How Title IX publicity requirements impact sports media’s NIL coverage (2024)

It’s currently the dead season in college sports–since the Men’s College World Series wrapped up last week, on-the-field action at the college level is on pause until the fall. But the last week of June and the first week of July still mark important developments in the history of the American college sports industry. Title IX, the educational amendment that bans all U.S. institutions that receive federal funding from discriminating on the basis of sex, passed on June 23, 1972, opening the floodgates to women’s sports participation. Then, almost 50 years on July 1, 2021, the state of Florida’s NIL bill went into effect along with several other state-level NIL laws, which forced the NCAA to adopt its interim NIL policy and loosened longstanding restrictions on college athletes’ rights to monetize their names, images, and likenesses.

Although the two movements might seem unrelated, there are important intersections between the two. First, it can be argued they’re close in significance to female athletes. Financial empowerment is of the utmost importance to women in general, and because most female athletes peak in earning potential in college, millions of women pre-NIL have missed out on financial opportunities that can fund their graduate education, future businesses, or homeowner aspirations once they earn their degree.

However, arguably the most important relation between Title IX and NIL is how much they overlap when it comes to institutional compliance–especially when it comes to publicity, a critically overlooked area of Title IX regulations.

Most media coverage surrounding Title IX centers on important disparities between male and female athletes like the quality of facilities, athletic budgets, and allocation of athletic scholarships, so it makes sense that most people don’t know that publicity also falls under the Title IX umbrella. But according to Dr. Shannon Scovel, an assistant professor of sport communication at the University of Tennessee, equity in publicity is also protected by Title IX.

“It’s promotion,” Scovel explained when asked to define publicity under Title IX. “And that promotion can include flyers. It can include social media. It can include cheerleaders. It’s anything that amplifies the team if the school is offering educational opportunities for students in sports. It’s wide-ranging and it’s become more wide ranging in the dawn of the digital age.”

While publicity is a broad term, it’s also a powerful force that subtly communicates which athletes deserve visibility and promotion.

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“There is this presumed expectation that certain teams get certain coverage and certain teams get certain publicity support,” Scovel explained. “So this is something as simple as cheerleaders–if they only cheer for the men’s football team and no women’s teams, that’s a potential violation. There’s more flyers promoting the men’s football team than the women’s basketball game–that’s a potential Title IX violation. And it all depends on how [schools] balance that promotion with other sports at the school and the gender breakdown of students at the school.”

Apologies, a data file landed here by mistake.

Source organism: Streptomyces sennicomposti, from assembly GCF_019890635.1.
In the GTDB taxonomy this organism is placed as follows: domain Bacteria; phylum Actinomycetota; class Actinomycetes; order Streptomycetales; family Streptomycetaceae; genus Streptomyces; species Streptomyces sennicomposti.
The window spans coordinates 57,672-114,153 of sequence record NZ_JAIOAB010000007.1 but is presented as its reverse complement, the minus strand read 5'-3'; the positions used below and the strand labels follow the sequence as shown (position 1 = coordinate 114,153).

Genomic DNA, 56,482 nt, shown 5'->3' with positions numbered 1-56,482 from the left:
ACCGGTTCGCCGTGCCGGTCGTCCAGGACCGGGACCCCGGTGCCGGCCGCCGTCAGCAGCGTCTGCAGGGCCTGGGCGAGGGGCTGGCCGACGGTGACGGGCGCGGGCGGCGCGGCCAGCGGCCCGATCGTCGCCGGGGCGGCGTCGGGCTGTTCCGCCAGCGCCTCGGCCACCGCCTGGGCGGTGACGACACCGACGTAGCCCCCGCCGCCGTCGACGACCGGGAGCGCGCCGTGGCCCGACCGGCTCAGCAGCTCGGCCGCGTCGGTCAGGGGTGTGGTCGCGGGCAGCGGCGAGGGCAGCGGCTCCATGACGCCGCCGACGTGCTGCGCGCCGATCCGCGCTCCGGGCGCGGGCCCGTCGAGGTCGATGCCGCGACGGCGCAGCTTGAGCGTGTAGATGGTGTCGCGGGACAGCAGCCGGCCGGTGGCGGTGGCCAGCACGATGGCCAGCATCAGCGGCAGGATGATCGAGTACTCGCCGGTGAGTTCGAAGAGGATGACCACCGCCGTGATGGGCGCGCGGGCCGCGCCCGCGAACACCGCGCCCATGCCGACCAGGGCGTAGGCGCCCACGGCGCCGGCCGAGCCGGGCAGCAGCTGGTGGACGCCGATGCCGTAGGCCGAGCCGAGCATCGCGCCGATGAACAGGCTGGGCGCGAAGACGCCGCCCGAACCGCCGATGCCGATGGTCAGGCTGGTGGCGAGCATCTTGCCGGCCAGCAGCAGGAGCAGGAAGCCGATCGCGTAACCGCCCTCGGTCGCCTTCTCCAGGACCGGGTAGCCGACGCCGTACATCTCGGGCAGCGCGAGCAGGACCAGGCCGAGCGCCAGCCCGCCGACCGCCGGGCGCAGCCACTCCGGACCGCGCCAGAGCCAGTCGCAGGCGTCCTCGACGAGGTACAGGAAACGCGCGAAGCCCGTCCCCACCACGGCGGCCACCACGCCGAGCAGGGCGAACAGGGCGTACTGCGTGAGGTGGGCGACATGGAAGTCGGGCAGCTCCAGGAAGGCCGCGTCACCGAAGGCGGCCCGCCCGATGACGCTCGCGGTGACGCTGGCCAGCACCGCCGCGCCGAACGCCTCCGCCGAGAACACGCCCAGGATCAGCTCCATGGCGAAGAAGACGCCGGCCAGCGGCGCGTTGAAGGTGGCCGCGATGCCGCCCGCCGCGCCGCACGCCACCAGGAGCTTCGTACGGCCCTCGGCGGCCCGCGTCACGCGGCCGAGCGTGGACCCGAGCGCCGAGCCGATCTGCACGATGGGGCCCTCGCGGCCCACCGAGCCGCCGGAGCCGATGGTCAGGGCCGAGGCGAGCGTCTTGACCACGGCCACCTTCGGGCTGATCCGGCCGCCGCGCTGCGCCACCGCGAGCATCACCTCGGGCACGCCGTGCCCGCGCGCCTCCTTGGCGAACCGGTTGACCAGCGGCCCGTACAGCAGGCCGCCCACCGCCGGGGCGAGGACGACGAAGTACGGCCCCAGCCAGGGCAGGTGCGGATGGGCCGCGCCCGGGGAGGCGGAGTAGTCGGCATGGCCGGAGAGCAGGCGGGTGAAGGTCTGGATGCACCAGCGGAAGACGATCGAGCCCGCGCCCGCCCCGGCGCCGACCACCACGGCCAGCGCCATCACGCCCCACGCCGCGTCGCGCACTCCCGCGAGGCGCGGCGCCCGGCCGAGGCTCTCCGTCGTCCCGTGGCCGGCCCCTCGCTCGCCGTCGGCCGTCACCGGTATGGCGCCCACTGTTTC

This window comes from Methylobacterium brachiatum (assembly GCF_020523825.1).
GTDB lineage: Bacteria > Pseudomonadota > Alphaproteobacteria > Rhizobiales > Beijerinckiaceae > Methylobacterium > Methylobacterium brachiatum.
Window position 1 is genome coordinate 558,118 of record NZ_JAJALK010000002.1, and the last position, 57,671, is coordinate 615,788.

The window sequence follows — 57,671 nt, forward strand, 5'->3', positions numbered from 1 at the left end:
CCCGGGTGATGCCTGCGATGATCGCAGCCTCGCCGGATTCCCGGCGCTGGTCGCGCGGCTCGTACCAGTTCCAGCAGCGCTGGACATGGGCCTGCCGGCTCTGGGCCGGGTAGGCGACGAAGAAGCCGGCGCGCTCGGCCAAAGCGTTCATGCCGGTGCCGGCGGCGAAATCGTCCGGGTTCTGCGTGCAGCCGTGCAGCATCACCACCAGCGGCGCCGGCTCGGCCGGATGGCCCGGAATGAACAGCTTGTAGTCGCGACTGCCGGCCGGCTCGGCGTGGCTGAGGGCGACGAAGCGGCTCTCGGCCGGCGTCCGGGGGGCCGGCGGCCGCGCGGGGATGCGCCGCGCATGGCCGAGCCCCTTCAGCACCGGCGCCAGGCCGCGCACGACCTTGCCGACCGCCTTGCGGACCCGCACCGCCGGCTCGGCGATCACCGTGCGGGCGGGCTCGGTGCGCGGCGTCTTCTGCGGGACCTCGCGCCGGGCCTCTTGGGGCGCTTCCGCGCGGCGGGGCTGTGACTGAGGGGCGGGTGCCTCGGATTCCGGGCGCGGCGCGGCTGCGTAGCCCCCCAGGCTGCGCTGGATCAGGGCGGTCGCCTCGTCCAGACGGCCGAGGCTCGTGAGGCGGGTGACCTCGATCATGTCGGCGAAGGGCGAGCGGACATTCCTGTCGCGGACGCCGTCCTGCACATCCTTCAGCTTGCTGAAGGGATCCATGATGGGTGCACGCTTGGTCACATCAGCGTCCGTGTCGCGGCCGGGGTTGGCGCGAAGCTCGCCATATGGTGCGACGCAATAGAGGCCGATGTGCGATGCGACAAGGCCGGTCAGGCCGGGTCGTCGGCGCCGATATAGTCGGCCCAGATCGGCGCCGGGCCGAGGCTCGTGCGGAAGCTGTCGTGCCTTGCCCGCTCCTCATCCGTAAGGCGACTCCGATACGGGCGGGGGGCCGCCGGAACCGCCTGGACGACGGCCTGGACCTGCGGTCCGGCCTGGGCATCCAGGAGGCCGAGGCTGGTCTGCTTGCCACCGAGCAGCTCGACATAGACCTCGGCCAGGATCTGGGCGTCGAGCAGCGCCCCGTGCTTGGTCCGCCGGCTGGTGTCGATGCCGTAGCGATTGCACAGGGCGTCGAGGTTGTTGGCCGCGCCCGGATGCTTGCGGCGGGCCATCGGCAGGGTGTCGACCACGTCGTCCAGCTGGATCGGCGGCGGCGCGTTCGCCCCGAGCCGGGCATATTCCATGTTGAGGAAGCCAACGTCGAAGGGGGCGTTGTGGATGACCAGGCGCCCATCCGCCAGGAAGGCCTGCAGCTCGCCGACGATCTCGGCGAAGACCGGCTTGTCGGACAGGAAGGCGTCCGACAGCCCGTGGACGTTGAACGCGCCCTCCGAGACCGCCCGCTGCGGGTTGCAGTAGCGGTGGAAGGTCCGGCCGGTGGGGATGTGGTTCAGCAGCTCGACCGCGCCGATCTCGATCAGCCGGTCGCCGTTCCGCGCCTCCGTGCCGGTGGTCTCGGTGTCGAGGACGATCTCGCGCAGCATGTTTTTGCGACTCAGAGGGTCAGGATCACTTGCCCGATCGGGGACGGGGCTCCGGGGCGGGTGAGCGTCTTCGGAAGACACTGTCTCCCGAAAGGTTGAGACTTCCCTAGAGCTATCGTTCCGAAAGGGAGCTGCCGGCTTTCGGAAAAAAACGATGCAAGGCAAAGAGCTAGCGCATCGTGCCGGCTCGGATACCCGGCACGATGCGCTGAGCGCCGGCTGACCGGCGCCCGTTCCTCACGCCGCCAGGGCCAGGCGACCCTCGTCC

Sports media similarly reinforces which athletes are deserving of promotion and which aren’t. Although Title IX only applies to universities that receive federal funding, promotion of athletes at Title IX institutions start at the high school level and help inform media choices surrounding these athletes from the ground up.

“The media, newspapers, and broadcast companies are not held to the system standard,” Scovel explained of Title IX compliance. “So they’re allowed to make editorial choices for whoever they want to cover. But school sponsored events, and the schools that are receiving federal funding must provide educational opportunities that satisfy Title IX. And they must do that because that creates visibility for women athletes, it brings fans into seats, it elevates their profile, and it creates more opportunities for women and girls because they believe they can participate.”

Although women’s sports coverage has tripled in recent years, it still sits at 15% of overall sports media coverage thanks in large part to streaming services and social media. According to Scovel, when media coverage so predominately covers male athletes, it creates a vicious cycle for women, who are already under-covered in sports media. “[Men] are revenue-generating athletes because they’re being written about,” she explained. “They’re being sponsored. Schools are investing in them, and so they produce revenue.”

The good news for sports media, however, is that the curse is also the cure–just as a lack of coverage hamstrings female athletes, increased coverage could bolster the already strong women’s sports movement. “If that cycle was broken through an understanding that media coverage creates interest because interest is socially constructed,” Scovel said. “These women sports athletes could be creating revenue, but they’re so dismissed by the press as non-revenue athletes that then it becomes a self-fulfilling prophecy.”

The relationship between media coverage and revenue is often viewed as a chicken-or-egg dilemma–do women’s sports produce less revenue because they are covered less or are they covered less because they produce less revenue? But, just as there’s no denying that the former is likely more true, as women’s sports have excelled even with the limited resources afforded to them, it’s also true that the editorial decisions made by sports media are so influenced by sexism, which also suggests that a lack of coverage is more responsible here.